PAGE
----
Sometimes graves would be reopened by the survivors. This is called, literally translated, a mound breach or more popularly a grave robbery. The target seems to have often been human remains rather than high value objects.
The traces indicate that those who dug in knew how to reach what they were looking for with the least possible effort. This suggests that the mound breach took place very soon after the interment. The boat grave at Årby in Uppland is one example.
The people who opened the grave went in at the stern of the boat, where the deceased was located. Virtually the whole body was taken out of the grave. All that was left were individual bones from one arm and one hand, one kneecap and four cervical vertebrae. The body was probably not fully decomposed when the breach was carried out. That meant that it was easy to pick the desired parts of the body out of the grave. The support for this theory is that when the boat grave was discovered in the nineteen thirties, the remaining vertebrae were anatomically correctly positioned.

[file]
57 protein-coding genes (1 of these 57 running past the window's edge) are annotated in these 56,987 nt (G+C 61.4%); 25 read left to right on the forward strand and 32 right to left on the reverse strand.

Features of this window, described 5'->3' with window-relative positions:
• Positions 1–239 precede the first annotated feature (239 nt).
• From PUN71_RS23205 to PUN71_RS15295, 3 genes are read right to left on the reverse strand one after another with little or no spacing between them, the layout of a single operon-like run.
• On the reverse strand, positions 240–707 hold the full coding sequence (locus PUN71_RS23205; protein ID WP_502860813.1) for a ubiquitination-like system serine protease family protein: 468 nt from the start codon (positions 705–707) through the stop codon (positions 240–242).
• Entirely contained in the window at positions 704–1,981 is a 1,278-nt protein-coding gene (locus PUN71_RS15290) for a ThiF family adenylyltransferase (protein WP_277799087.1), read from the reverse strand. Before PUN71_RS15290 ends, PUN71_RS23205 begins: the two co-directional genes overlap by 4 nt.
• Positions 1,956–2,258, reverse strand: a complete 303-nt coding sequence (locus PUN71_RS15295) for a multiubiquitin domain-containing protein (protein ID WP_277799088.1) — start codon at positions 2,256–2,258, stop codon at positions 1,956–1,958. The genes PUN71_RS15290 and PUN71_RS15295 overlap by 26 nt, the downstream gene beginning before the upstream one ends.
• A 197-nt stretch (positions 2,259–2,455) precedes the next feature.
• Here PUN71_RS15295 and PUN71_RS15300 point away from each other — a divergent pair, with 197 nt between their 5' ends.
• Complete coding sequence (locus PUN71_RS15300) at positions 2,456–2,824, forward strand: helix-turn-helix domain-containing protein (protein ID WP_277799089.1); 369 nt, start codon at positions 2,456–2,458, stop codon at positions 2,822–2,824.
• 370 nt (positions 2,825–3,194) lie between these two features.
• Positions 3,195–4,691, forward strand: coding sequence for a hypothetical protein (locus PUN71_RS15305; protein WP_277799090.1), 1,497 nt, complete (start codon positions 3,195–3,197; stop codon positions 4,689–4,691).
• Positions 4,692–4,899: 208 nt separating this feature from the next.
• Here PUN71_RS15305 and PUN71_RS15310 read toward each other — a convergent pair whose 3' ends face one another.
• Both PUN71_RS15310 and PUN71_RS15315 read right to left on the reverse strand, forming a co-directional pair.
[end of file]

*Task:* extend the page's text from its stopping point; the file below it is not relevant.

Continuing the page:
One mysterious object is a bundle of birch twigs, which lay between the legs of a chicken. The twigs and legs are remnants of rites which were carried out in conjunction with the burial in order to foretell the future. A bunch of twigs like this was called hlauttein in Old Scandinavian, where the first part of the word, hlaut, is related to the English “lot” as in lottery or fate. The discovery of the bunch of twigs and chicken legs together is unique and the only known example from a grave.
The grave is from around the year 900. The boat is relatively small, about four metres long. Despite the damage, it is one of the best preserved from the era.